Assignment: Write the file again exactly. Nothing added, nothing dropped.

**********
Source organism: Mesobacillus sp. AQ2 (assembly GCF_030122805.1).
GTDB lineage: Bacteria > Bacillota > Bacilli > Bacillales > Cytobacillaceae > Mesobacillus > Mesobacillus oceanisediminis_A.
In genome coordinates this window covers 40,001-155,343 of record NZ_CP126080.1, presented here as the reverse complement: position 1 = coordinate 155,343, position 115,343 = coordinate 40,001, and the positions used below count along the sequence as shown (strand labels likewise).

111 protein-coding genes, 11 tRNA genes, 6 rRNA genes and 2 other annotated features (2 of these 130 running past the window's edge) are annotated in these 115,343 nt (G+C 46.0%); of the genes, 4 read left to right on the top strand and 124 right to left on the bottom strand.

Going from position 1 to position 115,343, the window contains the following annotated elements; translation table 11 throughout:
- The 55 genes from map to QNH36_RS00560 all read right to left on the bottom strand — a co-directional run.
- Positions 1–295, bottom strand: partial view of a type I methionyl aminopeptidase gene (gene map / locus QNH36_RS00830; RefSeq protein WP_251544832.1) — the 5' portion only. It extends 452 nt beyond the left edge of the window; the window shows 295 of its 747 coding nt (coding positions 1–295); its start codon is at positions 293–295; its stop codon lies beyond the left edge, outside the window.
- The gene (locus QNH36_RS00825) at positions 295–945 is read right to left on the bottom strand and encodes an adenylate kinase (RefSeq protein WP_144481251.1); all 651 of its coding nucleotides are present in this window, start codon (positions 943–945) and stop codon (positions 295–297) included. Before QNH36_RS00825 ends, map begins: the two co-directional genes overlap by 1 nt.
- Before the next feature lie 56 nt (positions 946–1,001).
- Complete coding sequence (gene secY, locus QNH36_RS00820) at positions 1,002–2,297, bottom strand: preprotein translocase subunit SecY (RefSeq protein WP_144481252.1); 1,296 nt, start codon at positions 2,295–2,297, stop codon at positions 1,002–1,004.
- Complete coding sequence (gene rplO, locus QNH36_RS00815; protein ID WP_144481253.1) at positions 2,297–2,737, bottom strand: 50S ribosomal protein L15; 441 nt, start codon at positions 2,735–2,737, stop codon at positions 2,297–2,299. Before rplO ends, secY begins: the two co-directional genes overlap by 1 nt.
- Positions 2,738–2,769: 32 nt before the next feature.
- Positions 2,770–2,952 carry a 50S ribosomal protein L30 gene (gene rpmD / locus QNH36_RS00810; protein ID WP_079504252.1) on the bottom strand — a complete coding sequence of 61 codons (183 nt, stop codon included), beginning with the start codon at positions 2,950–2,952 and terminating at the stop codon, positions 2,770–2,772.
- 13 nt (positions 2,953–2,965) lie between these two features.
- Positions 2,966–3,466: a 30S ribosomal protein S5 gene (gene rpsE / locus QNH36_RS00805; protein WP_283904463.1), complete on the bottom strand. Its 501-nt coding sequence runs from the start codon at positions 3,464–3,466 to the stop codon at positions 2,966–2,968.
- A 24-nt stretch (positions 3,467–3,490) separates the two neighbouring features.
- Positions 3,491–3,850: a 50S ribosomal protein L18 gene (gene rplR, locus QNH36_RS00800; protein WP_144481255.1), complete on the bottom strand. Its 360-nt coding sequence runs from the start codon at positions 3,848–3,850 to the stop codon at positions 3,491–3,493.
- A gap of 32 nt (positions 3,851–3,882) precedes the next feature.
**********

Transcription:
Source organism: Mesobacillus sp. AQ2 (assembly GCF_030122805.1).
GTDB lineage: Bacteria > Bacillota > Bacilli > Bacillales > Cytobacillaceae > Mesobacillus > Mesobacillus oceanisediminis_A.
In genome coordinates this window covers 40,001-155,343 of record NZ_CP126080.1, presented here as the reverse complement: position 1 = coordinate 155,343, position 115,343 = coordinate 40,001, and the positions used below count along the sequence as shown (strand labels likewise).

111 protein-coding genes, 11 tRNA genes, 6 rRNA genes and 2 other annotated features (2 of these 130 running past the window's edge) are annotated in these 115,343 nt (G+C 46.0%); of the genes, 4 read left to right on the top strand and 124 right to left on the bottom strand.

Going from position 1 to position 115,343, the window contains the following annotated elements; translation table 11 throughout:
- The 55 genes from map to QNH36_RS00560 all read right to left on the bottom strand — a co-directional run.
- Positions 1–295, bottom strand: partial view of a type I methionyl aminopeptidase gene (gene map / locus QNH36_RS00830; RefSeq protein WP_251544832.1) — the 5' portion only. It extends 452 nt beyond the left edge of the window; the window shows 295 of its 747 coding nt (coding positions 1–295); its start codon is at positions 293–295; its stop codon lies beyond the left edge, outside the window.
- The gene (locus QNH36_RS00825) at positions 295–945 is read right to left on the bottom strand and encodes an adenylate kinase (RefSeq protein WP_144481251.1); all 651 of its coding nucleotides are present in this window, start codon (positions 943–945) and stop codon (positions 295–297) included. Before QNH36_RS00825 ends, map begins: the two co-directional genes overlap by 1 nt.
- Before the next feature lie 56 nt (positions 946–1,001).
- Complete coding sequence (gene secY, locus QNH36_RS00820) at positions 1,002–2,297, bottom strand: preprotein translocase subunit SecY (RefSeq protein WP_144481252.1); 1,296 nt, start codon at positions 2,295–2,297, stop codon at positions 1,002–1,004.
- Complete coding sequence (gene rplO, locus QNH36_RS00815; protein ID WP_144481253.1) at positions 2,297–2,737, bottom strand: 50S ribosomal protein L15; 441 nt, start codon at positions 2,735–2,737, stop codon at positions 2,297–2,299. Before rplO ends, secY begins: the two co-directional genes overlap by 1 nt.
- Positions 2,738–2,769: 32 nt before the next feature.
- Positions 2,770–2,952 carry a 50S ribosomal protein L30 gene (gene rpmD / locus QNH36_RS00810; protein ID WP_079504252.1) on the bottom strand — a complete coding sequence of 61 codons (183 nt, stop codon included), beginning with the start codon at positions 2,950–2,952 and terminating at the stop codon, positions 2,770–2,772.
- 13 nt (positions 2,953–2,965) lie between these two features.
- Positions 2,966–3,466: a 30S ribosomal protein S5 gene (gene rpsE / locus QNH36_RS00805; protein WP_283904463.1), complete on the bottom strand. Its 501-nt coding sequence runs from the start codon at positions 3,464–3,466 to the stop codon at positions 2,966–2,968.
- A 24-nt stretch (positions 3,467–3,490) separates the two neighbouring features.
- Positions 3,491–3,850: a 50S ribosomal protein L18 gene (gene rplR, locus QNH36_RS00800; protein WP_144481255.1), complete on the bottom strand. Its 360-nt coding sequence runs from the start codon at positions 3,848–3,850 to the stop codon at positions 3,491–3,493.
- A gap of 32 nt (positions 3,851–3,882) precedes the next feature.